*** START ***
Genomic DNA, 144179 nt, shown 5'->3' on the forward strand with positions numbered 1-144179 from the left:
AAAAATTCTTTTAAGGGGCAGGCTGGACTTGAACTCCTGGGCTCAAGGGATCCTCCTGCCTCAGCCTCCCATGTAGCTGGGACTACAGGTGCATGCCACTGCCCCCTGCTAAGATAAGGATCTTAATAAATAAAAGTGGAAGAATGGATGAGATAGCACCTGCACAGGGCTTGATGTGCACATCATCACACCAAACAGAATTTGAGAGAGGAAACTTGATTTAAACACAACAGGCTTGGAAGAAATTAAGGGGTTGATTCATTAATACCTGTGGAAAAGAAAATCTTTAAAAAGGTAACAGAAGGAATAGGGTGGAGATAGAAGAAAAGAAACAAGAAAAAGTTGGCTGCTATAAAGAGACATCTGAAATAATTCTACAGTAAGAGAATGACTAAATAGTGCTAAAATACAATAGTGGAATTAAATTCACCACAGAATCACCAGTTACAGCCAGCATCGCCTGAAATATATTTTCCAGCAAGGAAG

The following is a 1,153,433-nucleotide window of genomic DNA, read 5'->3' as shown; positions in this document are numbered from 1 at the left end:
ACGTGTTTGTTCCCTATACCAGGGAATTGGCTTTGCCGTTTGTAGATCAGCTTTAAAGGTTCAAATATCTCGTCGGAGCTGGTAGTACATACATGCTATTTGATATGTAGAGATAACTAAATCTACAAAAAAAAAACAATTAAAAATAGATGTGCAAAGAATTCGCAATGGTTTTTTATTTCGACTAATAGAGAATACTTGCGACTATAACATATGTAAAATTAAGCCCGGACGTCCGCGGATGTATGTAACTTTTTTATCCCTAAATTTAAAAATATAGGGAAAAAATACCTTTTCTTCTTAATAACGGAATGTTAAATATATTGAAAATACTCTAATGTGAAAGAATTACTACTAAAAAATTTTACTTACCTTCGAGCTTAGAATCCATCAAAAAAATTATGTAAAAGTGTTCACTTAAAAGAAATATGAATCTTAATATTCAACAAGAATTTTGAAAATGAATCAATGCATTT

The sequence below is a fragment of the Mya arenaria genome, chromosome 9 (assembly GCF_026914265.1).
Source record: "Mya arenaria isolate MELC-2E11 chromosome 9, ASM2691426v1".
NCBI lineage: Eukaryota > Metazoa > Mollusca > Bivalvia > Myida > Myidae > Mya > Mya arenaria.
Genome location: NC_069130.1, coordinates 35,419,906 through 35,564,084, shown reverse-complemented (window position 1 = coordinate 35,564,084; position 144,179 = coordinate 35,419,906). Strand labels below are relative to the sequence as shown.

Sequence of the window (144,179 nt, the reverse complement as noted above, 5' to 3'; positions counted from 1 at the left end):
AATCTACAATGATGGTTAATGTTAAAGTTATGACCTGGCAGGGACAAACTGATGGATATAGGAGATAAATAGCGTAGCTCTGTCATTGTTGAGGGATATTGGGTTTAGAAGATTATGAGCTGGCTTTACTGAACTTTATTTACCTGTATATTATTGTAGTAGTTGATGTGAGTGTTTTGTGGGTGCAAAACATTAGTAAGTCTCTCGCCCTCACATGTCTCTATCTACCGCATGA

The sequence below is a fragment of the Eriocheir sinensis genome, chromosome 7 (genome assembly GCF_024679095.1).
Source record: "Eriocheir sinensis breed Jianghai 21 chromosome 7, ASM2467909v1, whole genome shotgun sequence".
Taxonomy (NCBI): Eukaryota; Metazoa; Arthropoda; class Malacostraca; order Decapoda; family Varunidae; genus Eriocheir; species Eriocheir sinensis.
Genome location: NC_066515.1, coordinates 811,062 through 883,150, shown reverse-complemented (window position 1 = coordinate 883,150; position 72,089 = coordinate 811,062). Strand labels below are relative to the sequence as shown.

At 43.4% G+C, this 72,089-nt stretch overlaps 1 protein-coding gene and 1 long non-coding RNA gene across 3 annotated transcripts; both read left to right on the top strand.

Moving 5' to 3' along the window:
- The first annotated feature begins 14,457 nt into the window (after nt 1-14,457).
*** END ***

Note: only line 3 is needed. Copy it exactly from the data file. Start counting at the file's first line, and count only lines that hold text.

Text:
The following is a 1,153,433-nucleotide window of genomic DNA, read 5'->3' as shown; positions in this document are numbered from 1 at the left end: